On a Saturday night, my boyfriend and I ended up riding with another couple, and it felt a little too much like a setup — and there definitely wasn’t going to be a second date. (No hard feelings, of course; both sides felt the incompatibility.) Nonetheless, we pleasantly swapped Koreatown karaoke recommendations (they were going to Brass Monkey, but we’d never been; clearly, we weren’t adventurous enough for them), and then went our separate ways. No one was friended on Facebook after the fact.
5. You’ll witness someone pressure the driver into not picking up another person.
The drivers are not allowed to ignore a pool request; if they do choose to skip out on someone, they'll get an email from Uber immediately, and it can affect their score as a driver. However, the people who order Uber Pools hoping that it’ll be an on-the-cheap solo ride can get really antsy when the driver gets pinged, and will occasionally threaten to get out of the car if another person is picked up. My personal thought is, for an extra $5, you can spare yourself having to witness this exchange.
6. You’ll get the down-low on the specifics of how much Uber drivers make.
In my experience, a lot of people are curious about this and, as it turns out, a lot of drivers want to talk about it. With a few, I discussed the profits specifically for Uber Pool: For any ride, the driver gets what we pay, minus 20 percent; for two rides, the driver gets both tabs, again, minus 20 percent.
7. You’ll start pointing out L.A. landmarks that were used in movies because you can’t think of anything more original to say.
In the realm of L.A. small talk in moving vehicles, pointing out landmarks is honestly one of your only options. After a four-minute silence, the man I was sharing my ninth ride with told me the tunnel we were in (near Figueroa Street) was in The Terminator. I then chimed in that Good Luck Bar in Los Feliz was recently in Hail, Caesar! — and a friendship was born.
8. Your driver will bust out his go-to obscure conversation topic of the day.
On my last Kevin Hart–style ride along, the driver lead me and my one pool-mate in a very open discussion about the existence of ghosts. He asked us whether or not you’d know if you were a ghost if you were one (duh, yes), and whether there is value in looking for ghosts. Personally, I said no to the second question. The driver disagreed, but confirmed that he has yet to have a ghost in his car.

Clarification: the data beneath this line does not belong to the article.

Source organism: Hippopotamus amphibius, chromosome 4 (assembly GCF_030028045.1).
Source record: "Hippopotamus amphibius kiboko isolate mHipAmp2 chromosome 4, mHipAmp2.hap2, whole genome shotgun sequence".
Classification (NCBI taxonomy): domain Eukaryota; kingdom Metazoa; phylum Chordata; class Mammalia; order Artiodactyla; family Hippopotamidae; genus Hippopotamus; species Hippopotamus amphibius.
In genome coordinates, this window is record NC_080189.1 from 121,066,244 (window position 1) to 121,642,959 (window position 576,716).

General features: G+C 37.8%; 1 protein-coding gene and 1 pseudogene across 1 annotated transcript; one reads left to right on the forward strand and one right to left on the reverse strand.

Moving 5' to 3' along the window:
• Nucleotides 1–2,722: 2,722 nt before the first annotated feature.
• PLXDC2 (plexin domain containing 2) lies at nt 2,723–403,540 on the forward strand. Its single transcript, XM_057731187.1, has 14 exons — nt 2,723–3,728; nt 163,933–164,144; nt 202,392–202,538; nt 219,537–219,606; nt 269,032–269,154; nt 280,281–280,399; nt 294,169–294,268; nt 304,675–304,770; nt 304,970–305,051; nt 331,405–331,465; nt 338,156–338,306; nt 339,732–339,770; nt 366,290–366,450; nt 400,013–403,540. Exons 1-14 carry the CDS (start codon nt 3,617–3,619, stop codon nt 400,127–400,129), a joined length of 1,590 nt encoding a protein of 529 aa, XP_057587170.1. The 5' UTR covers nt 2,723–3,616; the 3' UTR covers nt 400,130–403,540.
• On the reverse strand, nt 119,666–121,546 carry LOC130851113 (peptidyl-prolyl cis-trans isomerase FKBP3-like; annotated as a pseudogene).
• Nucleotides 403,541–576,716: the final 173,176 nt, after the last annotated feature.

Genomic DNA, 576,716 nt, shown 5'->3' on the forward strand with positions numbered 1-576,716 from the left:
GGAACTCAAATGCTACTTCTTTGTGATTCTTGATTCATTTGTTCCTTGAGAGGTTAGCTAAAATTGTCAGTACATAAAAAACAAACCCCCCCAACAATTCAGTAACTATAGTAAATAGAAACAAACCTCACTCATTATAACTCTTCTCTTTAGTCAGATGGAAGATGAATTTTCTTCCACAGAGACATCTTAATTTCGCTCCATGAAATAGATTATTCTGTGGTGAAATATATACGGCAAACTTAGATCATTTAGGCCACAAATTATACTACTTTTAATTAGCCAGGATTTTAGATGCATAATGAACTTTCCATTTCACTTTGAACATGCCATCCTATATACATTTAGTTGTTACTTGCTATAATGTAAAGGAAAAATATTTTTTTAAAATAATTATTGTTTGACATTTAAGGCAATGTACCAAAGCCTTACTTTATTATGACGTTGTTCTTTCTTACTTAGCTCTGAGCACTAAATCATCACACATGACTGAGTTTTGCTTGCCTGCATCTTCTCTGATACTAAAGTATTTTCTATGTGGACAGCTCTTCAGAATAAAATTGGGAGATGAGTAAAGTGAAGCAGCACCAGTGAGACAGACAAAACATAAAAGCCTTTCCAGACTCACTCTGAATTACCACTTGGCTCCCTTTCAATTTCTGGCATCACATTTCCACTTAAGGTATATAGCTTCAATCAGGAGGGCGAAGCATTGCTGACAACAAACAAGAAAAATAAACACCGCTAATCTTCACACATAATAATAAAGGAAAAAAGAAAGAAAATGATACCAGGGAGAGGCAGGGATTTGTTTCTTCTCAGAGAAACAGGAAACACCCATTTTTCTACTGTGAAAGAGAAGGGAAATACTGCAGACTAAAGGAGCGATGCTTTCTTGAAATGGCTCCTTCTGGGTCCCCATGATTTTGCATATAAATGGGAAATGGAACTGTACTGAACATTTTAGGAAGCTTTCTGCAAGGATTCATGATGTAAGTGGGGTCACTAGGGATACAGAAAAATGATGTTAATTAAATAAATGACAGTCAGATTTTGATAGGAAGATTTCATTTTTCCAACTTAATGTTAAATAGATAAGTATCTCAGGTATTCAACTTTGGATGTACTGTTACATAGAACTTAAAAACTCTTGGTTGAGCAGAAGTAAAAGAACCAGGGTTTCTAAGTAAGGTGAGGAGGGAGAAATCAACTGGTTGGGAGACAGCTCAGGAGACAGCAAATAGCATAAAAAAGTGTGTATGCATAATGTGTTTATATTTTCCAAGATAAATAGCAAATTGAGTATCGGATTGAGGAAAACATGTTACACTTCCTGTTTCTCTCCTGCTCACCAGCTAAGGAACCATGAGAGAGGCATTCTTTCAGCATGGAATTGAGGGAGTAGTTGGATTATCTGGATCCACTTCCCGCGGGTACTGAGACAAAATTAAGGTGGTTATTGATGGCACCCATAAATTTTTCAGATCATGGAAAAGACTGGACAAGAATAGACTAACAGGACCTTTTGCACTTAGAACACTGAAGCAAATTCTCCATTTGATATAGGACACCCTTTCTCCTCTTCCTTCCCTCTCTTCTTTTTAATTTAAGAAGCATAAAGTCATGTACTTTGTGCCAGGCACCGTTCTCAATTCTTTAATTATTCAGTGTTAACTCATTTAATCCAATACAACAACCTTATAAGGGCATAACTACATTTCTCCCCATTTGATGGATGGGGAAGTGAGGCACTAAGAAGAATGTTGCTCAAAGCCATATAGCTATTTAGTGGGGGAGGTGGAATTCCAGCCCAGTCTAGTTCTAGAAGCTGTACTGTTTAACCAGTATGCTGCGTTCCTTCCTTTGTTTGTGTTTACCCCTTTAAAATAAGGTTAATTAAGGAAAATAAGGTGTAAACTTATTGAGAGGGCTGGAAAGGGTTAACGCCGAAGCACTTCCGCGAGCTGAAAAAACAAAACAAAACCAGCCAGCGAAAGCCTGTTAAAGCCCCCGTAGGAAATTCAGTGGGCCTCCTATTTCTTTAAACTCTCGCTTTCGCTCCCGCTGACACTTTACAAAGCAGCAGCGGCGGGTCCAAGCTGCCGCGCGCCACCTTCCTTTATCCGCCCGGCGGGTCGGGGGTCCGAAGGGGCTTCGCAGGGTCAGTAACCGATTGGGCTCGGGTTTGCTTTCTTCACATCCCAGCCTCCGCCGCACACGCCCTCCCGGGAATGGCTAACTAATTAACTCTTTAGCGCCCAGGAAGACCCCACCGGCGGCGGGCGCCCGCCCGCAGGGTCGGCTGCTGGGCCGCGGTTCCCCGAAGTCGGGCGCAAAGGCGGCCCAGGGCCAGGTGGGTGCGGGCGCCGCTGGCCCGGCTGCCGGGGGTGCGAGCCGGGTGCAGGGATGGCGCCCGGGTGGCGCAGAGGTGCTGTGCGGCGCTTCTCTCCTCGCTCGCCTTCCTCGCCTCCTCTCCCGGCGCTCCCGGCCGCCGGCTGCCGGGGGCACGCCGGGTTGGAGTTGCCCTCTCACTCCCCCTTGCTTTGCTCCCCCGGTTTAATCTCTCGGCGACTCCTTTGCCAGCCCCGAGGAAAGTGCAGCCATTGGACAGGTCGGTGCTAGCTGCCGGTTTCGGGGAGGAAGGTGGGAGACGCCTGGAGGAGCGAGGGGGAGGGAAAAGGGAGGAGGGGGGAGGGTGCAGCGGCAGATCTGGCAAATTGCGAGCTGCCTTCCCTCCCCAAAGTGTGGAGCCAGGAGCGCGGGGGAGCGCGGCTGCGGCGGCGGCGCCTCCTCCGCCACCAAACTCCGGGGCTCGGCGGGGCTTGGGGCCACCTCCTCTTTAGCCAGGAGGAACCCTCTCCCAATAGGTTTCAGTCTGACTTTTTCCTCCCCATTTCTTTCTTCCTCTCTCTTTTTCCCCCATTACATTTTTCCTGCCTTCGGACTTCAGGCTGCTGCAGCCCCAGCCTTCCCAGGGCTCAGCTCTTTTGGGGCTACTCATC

9. You’ll end up on a ride with someone you know.
This has never happened to me, but while riding with a woman in her 20s, she told me she’d once ended up in an Uber Pool with the date she was on her way to meet. She was on her way to the bar to see him, the Uber stopped to pick up the second passenger and her date got in. So beware. That extra five minutes you needed to psych yourself up for the date could be ripped from your sweaty hands. Moral: If you’re getting a ride to meet someone you could
potentially go home with, don’t order a pool.
10. You’ll bond over being transplants with your fellow passengers (or driver).
In the course of my Uber Pool study, I asked about 12 drivers what the most popular topics of conversation are among pool passengers who don’t know each other. Four of them told me they’ve had two strangers get in the car and figure out over the course of the ride that they’re from adjacent colleges, the same foreign country or have some sort of East Coast/Midwest/Southern connection. The true variable of these situations, as was explained to me by multiple drivers, is whether the pair who chatted the whole ride exchanged information. It seems like the most popular route is that one passenger says, “I’ll find you on Facebook,” though it’s unclear how many people actually follow through.